Low power MCUs target wearable applications
A family of 32-bit ARM Cortex-M4F MCUs, which are particularly suitable for wearable applications, has been released by Ambiq Micro. According to the company, it’s featured Subthreshold Power Optimized Technology (SPOT) platform allows the Apollo MCUs to consume five to ten times less energy than competing MCUs.
The devices allow engineers to design or redesign wearable devices to operate for months or years rather than days or weeks. The expanded power budget also provides engineers with the opportunity to add features or use a smaller battery.
The Apollo MCUs, which optimise both active and sleep mode power, consume 30µA/MHz when executing instructions from flash and feature average sleep mode currents as low as 100nA. Due to the ARM Cortex-M4F core, this low energy consumption does not affect performance. The processor offers the computational power required in an IoT world, where algorithmic processing requirements are increasing due to the growing use of sensors, audio and automation sources.
Operating up to 24MHz, the devices are available with up to 512kB of flash and 64kB of RAM, accommodating radio and sensor overhead. I2C/SPI ports and a UART enable communication with sensors, radios and other peripherals, as well as an optional host processor. On-chip resources include a 10 bit, 13-channel, 1MS/s ADC and a temperature sensor with ±2ºC accuracy. The Apollo MCUs are available in two packaging options: a 64-pin, 4.5x4.5mm BGA package with 50 GPIO or a 2.4x2.77mm, 42-pin CSP with 27 GPIO.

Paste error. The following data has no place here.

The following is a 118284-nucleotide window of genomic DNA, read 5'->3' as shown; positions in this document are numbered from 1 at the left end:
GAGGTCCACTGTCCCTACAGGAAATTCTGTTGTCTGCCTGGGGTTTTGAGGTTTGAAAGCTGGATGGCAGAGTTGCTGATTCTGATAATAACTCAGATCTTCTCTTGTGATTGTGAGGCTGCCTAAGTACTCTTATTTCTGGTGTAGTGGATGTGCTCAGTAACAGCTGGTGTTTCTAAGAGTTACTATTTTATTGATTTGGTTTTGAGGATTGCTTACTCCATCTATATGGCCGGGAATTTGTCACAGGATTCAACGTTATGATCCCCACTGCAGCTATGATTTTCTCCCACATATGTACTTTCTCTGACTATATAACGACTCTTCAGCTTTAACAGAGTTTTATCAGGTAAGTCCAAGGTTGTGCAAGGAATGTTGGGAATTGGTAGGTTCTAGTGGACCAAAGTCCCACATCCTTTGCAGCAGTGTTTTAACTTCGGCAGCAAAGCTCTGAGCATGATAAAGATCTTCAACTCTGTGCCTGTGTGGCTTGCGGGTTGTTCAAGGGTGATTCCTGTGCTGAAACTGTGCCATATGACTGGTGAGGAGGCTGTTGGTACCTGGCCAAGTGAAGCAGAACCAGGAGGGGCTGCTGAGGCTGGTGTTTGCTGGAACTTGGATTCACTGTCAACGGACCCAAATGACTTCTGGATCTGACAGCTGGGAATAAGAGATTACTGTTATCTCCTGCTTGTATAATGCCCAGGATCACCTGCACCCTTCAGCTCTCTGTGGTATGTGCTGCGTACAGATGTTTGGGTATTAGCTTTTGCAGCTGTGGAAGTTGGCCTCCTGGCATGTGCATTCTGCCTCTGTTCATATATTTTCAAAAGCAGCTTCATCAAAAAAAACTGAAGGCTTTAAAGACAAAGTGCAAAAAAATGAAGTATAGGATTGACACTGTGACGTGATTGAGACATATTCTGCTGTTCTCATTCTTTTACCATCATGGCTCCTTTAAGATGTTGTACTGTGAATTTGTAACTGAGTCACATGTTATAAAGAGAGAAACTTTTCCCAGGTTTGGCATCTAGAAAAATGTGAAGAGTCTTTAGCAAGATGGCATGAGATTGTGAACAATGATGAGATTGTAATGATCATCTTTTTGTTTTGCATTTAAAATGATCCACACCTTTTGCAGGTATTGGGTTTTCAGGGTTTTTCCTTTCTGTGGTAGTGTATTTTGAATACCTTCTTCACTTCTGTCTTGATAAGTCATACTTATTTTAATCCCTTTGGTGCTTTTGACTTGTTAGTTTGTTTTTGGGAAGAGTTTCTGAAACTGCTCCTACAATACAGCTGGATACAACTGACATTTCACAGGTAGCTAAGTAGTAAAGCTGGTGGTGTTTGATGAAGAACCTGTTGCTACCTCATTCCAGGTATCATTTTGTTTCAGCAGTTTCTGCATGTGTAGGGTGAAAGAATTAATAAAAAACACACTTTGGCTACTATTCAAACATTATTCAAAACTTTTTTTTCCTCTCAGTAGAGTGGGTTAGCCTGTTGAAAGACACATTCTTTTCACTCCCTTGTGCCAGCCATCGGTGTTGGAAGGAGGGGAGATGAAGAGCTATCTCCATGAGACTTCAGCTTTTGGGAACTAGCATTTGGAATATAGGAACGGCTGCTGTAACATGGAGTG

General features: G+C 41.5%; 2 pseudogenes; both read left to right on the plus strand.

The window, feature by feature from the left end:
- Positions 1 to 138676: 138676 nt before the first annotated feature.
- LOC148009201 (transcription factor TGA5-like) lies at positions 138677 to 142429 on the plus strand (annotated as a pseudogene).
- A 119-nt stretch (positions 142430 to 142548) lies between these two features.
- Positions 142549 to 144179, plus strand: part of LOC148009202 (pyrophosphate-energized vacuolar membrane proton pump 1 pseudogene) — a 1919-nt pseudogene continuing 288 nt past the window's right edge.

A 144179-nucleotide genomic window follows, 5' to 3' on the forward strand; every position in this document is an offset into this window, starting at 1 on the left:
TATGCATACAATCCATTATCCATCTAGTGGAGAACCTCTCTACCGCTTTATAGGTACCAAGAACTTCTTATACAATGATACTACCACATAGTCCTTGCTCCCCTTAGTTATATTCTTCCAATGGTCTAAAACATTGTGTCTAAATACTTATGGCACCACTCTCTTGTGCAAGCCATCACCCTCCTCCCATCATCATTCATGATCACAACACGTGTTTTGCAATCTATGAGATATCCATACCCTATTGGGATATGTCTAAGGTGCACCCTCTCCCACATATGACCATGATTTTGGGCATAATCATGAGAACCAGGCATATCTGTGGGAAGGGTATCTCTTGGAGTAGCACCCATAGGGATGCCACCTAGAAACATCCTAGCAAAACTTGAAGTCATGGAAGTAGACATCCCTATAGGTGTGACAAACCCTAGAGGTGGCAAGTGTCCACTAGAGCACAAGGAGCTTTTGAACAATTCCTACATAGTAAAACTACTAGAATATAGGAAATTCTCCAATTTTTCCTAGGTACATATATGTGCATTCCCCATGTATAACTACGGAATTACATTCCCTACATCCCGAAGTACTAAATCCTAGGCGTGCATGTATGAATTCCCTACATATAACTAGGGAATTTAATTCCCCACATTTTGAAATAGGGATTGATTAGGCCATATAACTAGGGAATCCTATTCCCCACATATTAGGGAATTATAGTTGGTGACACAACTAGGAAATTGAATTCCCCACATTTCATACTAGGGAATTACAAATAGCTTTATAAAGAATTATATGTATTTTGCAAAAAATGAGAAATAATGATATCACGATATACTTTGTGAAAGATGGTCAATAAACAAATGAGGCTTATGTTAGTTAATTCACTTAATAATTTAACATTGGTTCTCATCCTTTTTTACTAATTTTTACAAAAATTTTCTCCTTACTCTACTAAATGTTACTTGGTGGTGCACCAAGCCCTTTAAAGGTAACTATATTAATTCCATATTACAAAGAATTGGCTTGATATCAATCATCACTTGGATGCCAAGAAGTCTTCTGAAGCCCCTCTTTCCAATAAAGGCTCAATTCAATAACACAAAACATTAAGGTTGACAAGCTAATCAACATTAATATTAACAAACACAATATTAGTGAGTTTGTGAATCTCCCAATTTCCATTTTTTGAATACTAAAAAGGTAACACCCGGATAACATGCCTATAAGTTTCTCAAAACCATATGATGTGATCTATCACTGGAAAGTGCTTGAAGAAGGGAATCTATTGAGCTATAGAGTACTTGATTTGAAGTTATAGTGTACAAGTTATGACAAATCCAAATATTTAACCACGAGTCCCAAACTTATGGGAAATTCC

Rather than using transistors that are turned all the way ‘on’ at 1.8V, Ambiq Micro’s SPOT platform operates transistors at subthreshold voltages of less than 0.5V. To compute in both digital and analogue domains, the platform uses the leakage current of ‘off’ transistors. The challenges of noise susceptibility, temperature sensitivity and process drift previously associated with subthreshold voltage switching, is addressed by the technology.
Mark Foley, CEO and President, Ambiq Micro, commented: “The energy efficiency of MCUs has been getting better over the last few years but nobody has delivered the near order-of-magnitude improvement made possible by our SPOT platform. The technology, proven in our real-time clocks over the last couple of years and now applied to Apollo MCUs, delivers the breakthrough in battery life that designers of portable devices have been demanding. Looking ahead, we predict that semiconductor energy consumption will be halved every two years. The trend starts here.”
The Apollo MCUs are sampling now and will be available in production quantities in spring 2015. The devices will be priced from $1.50 each and sold in 10,000 quantities.